These are interesting times. I believe it is the Chinese who use that as a curse, "May you live in interesting times." As an architect it has definitely been interesting for most of the past decade.
Not too long ago, anywhere from 20% to 40% of us had found ourselves unemployed or underemployed. That has slowly changed, but for a while it looked like the new normal.
The Bad News
The mega-firms dominate the design landscape.
The world we operate in is getting more and more complicated. Is anything less complicated than it was 15 years ago?
Complexity favors the large firm over the small firm even though the 120,000 architects in the United States are still predominantly employed in firms of less than 20 people. Firms of five people are the most common. A pizza shop has more employees.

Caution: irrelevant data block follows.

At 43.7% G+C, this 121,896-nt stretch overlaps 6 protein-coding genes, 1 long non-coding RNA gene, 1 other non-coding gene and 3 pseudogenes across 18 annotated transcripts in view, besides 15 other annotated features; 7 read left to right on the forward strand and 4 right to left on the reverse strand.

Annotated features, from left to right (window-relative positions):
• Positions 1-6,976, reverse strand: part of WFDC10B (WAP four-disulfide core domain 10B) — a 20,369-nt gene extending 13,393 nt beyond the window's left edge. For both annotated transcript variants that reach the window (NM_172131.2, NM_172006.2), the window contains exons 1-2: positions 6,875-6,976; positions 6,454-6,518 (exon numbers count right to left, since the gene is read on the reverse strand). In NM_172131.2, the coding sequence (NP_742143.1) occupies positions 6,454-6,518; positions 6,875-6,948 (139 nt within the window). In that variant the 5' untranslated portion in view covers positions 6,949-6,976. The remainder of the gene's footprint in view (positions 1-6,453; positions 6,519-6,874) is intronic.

How to survive? How to flourish?
The Good News
The vast majority of building projects are too small to interest the mega-firms.
The world is significantly more design-aware today.
Every day you can read about a new tool or technology that lets the small firm provide a service that wasn't even possible for the big firm to provide just a few years ago.
What is less complicated today than it was 15 years ago is the barrier to starting your own firm. I have described the opportunities here and here.
I think the big firms are Goliaths, very vulnerable to the Davids - niche-oriented small firms.
What are these niches? Here are some ideas to get you started with your own list:
The key to surviving and flourishing in the 'new normal', more than ever before, is to avoid commoditization by building your niche. (Described here).
Originally posted July 25, 2013
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